Eating more homemade meals, and less fast food, can ensure that kids get the fruits, vegetables, lean proteins, whole grains, and low-fat dairy their growing bodies need. A slow cooker does all the work of cooking for you while you’re at work or busy with the kids, minimizing time spent in the kitchen.

Slow cookers aren’t just for winter chili’s, soups and stews-you can make appetizers, side dishes, fillings for sandwiches and tacos, and even desserts in a slow cooker. A slow cooker gives off very little heat beyond its base, so your kitchen will stay cool when it’s hot outside.

Try these tips to make the most of your slow cooker:

  • Prep the ingredients in advance: chop vegetables, soak beans and trim meats on Saturday or Sunday when you have extra time. Be sure to cut pieces all the same size for even cooking, and store prepped ingredients in airtight containers or zip lock bags in the refrigerator for up to three days.
  • Make ahead when possible: If your slow cooker has a removable insert, assemble the ingredients the night before and refrigerate the entire insert overnight. Starting with cool ingredients might lengthen the cooking time.
  • Reinvent leftovers: Instead of serving the same recipe two nights in a row, turn last night’s dinner into something new. If you make a large roast, serve the leftovers as a filling for quesadillas or sandwiches.  

Whenever using a slow cooker, be sure to follow good food safety practices to ensure your food cooks to safe temperatures and to reduce the risk of foodborne illness.

For more healthy food ideas go to www.eatright.org.

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February is American Heart Month

In celebration of American Heart Month this February, the Forest County Health Department wants to help increase awareness of high blood pressure, which is often times referred to as the “silent killer.”  Normal blood pressure is 120/80 or less.  Nearly half of the American population over age 20 has high blood pressure and many do not even know it.  You may not feel that anything is wrong, but high blood pressure could be quietly causing damage that could threaten your health.  Certain risk factors for high blood pressure cannot be controlled, such as, family history, race/ethnicity, age and gender.  The good news is that you can do some things to improve your blood pressure.  Don’t smoke and avoid second hand smoke, reach and maintain a healthy weight, eat a healthy diet that is low in saturated and trans fats and rich in fruits and vegetables, whole grains, and low-fat dairy products, reduce your daily intake of sodium, be more physically active, limit alcohol intake.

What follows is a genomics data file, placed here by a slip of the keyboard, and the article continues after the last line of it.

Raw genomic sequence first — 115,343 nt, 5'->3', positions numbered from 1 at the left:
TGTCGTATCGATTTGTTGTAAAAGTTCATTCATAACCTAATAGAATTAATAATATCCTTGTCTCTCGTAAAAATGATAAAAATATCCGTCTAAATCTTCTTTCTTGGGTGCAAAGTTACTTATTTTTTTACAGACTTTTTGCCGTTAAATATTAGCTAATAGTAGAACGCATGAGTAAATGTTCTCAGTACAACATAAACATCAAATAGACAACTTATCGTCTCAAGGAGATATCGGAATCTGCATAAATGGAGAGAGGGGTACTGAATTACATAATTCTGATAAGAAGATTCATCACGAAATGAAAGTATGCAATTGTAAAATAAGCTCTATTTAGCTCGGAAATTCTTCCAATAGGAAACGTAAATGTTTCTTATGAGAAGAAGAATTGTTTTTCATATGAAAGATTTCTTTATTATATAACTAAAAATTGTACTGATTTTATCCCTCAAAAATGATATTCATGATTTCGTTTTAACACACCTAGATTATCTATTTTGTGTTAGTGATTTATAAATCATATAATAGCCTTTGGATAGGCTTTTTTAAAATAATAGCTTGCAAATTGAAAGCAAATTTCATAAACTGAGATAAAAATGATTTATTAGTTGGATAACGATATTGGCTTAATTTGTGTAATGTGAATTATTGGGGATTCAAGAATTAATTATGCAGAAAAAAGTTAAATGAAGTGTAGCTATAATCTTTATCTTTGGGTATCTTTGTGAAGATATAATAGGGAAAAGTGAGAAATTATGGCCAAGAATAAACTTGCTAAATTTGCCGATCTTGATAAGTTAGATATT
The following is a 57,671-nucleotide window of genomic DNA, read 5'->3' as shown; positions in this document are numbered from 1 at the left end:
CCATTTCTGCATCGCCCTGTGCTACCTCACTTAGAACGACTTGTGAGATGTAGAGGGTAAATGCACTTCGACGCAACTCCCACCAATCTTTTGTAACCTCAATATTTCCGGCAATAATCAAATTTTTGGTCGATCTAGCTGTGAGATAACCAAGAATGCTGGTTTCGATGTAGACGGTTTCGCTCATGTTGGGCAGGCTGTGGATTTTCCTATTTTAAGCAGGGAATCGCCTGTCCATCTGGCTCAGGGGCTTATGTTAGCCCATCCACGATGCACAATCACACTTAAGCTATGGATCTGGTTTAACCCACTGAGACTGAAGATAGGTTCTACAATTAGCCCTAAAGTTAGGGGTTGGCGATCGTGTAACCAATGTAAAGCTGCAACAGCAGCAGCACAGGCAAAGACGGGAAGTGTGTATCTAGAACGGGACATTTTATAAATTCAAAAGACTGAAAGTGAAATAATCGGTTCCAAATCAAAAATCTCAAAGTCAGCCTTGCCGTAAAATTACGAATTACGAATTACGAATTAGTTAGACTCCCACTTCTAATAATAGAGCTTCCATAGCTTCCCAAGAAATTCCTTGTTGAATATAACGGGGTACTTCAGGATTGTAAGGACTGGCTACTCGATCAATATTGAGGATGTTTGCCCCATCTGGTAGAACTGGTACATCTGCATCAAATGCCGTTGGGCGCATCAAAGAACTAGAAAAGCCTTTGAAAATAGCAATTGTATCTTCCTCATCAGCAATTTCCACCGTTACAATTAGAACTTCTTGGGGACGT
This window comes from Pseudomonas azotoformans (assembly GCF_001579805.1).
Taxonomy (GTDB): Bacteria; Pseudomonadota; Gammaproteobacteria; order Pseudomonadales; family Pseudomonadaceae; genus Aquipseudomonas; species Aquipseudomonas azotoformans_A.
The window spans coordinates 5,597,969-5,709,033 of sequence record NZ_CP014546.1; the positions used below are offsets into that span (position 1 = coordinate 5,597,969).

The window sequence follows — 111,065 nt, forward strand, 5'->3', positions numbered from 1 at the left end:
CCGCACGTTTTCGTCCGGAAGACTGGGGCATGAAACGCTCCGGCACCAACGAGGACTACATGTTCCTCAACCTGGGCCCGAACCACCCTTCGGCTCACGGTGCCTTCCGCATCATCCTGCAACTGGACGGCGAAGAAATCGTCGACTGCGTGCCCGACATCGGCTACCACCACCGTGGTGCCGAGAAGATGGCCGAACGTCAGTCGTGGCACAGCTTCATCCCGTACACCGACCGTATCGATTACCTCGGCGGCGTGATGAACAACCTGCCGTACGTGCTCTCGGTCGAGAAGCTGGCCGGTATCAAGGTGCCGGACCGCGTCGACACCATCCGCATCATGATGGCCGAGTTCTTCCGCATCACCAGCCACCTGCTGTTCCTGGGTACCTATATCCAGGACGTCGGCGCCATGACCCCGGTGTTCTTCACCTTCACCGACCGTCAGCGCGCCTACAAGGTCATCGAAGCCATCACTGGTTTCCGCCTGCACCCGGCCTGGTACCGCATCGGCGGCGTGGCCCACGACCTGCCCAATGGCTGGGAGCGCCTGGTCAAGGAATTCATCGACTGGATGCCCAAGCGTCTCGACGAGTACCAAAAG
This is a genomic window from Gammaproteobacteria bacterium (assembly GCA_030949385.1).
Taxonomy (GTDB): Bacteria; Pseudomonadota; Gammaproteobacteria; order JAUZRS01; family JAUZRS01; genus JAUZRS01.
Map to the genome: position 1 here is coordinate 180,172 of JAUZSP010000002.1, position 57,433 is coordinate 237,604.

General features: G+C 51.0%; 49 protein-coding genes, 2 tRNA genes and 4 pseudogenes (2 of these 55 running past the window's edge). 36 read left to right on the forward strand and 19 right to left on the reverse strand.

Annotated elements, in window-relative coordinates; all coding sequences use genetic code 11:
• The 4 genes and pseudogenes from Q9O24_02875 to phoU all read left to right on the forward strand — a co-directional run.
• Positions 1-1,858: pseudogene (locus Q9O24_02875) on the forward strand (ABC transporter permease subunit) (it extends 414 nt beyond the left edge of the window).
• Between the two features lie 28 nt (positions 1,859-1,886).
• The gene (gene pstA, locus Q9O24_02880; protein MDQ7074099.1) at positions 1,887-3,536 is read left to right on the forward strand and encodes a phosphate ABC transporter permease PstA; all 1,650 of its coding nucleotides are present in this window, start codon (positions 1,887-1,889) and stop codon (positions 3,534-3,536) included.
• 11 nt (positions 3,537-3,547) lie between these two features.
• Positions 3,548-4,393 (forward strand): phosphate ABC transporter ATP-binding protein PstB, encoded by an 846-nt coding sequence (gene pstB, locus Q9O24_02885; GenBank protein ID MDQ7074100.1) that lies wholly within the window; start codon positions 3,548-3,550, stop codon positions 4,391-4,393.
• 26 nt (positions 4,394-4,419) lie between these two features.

High blood pressure can lead to stroke, vision loss, heart failure, heart attack, kidney disease, and sexual dysfunction.  The best prevention is knowing your numbers and making changes to prevent and manage high blood pressure.  For more information please go to the American Heart Association website http://www.heart.org/HEARTORG/

The Forest County Health Department would like to encourage you to increase your activity level this month. Challenge yourself to get 150 minutes of physical activity per week.  This might sound like a lot if you haven’t been active this winter but you can start small with 10 or 15 minutes and work your way up.  If you are looking for a place to walk, try your local school.  All of them allow the public to walk inside during certain hours- you will need to sign a waiver and check into the hours.  You could also try walking on your lunch break or walking in place at home. You can track your times by jotting them on the calendar each day, you will be amazed at how it adds up, even just 10 minutes three times a day.

 Holli from the health department will be visiting each Senior Meal Site this month to offer blood pressure screenings and information about ways to control blood pressure and information about conditions that affect heart health.  February 5th at 10:30-11:30 at the Armstrong Creek Meal site, February 7th 2:30-3:30 at the Alvin Town Hall, February 12th at 11:00-12:00 at the Laona Senior Citizen Center, February 19th at 10:45-11:30 at the Wabeno Town Hall, and February 20th at 11:15-12:00 at the Crandon Community Building. You can also walk in to the health department Monday through Friday 7:30 am to 5 pm to have your blood pressure checked.